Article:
Posted on April 17, 2019 at 9:30 AM by Guest Author
Developing characters for a story can prove to be a challenging task. Find out what questions can help shape each character’s appearance, voice, actions, and more.
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“It begins with a character, usually, and once he stands up on his feet and begins to move, all I can do is trot along behind him with a paper and pencil trying to keep up long enough to put down what he says and does.”
— William Faulkner
Every author has their own approach to the writing process. Some start with a plot idea; others start with a character.
But no matter where you get the first seed that will eventually blossom into a full-fledged story, it’s important to put the time and effort into creating vibrant, compelling, relatable characters.
Characters drive the plot of your story. Every twist and turn is guided by their actions, which proves useful when you need to figure out what should happen next.
In that case, you just have to ask yourself the following question: “Knowing my character as well as I do, how would they react in this situation?”
When you introduce well-drawn-out characters, you can also forge a deeper connection with your readers, as they’ll become more invested in what happens to these fictional subjects.
Even when details of a book read long ago become fuzzy, readers are still able to call upon memories of their most beloved literary characters.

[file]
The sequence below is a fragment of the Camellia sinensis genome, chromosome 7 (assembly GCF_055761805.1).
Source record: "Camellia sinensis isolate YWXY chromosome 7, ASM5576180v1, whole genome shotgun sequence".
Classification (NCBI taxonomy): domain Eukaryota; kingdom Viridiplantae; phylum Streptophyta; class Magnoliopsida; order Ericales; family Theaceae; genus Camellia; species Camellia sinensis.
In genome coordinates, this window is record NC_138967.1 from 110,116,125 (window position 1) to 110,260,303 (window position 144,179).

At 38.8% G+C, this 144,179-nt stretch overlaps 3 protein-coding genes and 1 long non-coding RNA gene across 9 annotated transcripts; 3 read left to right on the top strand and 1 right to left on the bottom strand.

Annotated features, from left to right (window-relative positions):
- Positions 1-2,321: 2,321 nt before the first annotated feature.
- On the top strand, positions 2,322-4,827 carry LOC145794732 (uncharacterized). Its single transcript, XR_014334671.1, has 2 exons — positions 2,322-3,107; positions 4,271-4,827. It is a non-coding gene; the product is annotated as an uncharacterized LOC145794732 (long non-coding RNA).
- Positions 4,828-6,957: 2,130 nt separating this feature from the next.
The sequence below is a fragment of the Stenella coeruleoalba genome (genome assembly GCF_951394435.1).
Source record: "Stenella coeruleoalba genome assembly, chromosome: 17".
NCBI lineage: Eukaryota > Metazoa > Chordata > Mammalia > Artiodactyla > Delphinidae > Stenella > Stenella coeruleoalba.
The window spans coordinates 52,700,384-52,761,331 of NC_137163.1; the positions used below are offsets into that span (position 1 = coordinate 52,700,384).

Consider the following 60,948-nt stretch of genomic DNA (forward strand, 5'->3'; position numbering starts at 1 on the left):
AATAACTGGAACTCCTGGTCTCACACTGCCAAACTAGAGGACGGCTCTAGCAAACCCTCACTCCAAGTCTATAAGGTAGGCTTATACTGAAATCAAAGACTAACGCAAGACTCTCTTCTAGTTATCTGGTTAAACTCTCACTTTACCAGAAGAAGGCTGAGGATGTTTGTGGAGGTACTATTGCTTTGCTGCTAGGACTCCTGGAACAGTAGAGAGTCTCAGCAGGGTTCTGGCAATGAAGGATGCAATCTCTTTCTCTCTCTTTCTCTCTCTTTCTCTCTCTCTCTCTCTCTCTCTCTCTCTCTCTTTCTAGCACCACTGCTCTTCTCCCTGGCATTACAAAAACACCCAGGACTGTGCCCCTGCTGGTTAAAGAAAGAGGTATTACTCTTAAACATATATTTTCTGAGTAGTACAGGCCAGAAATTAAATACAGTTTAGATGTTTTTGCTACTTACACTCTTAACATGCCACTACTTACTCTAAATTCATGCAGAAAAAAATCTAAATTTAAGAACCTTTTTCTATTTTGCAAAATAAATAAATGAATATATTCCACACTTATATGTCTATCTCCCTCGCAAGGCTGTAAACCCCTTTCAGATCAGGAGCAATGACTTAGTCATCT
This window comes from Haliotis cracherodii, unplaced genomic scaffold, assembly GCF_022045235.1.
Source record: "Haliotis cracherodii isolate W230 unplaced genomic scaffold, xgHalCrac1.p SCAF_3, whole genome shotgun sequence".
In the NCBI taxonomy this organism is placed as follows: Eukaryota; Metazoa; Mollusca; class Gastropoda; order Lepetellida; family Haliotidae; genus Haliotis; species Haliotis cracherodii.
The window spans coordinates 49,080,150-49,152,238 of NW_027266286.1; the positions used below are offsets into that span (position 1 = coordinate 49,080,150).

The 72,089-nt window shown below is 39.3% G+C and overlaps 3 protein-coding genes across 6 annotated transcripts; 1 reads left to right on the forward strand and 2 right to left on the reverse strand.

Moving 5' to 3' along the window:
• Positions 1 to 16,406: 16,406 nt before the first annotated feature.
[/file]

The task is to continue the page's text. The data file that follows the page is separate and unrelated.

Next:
That’s why knowing how to develop a character is so vital to your work.
However, due to the fact that developing characters for a story is easier said than done, we’ve put together a list of questions that will help you on your quest.
And with any luck, you’ll be able to create a character or two who will end up on a reader’s list of all-time favorites!
When developing characters for a story, it’s important to look at who they are as people. To avoid crafting superficial caricatures, you need to make your characters as multifaceted as real individuals.
And that means diving in deep…
Where are they from?
What’s their job?
Do they have any hobbies?
Do they have family?
What are their beliefs?
What are their goals and motivations?
What are their flaws?
What are their fears?
If you’re struggling with how to develop a character, it may be in your best interest to start with the easy questions and work your way down.
Build a rich background, decide on demographics, and come up with personality traits, allowing the information to guide you forward.
But remember — to make a great introduction to a new character, you need to weave these elements into your story as seamlessly as possible.
Marching out your character with a long list of details can bore your audience quickly.
And if you want to pull back a little, sharing a piece of information about a character later in the story can surprise and delight readers too.
To give readers the opportunity to really immerse themselves in a tale, it helps if they can envision what each character looks like.
So when you begin developing characters for a story, be sure to come up with physical traits — the more unique the better.
What color is their hair?
What color are their eyes?
Do they have any scars, piercings, or tattoos?
How tall are they?
Are they particularly slender or heavy?
Do they have any prominent features?
What kind of clothes do they wear?
Do they carry a special accessory?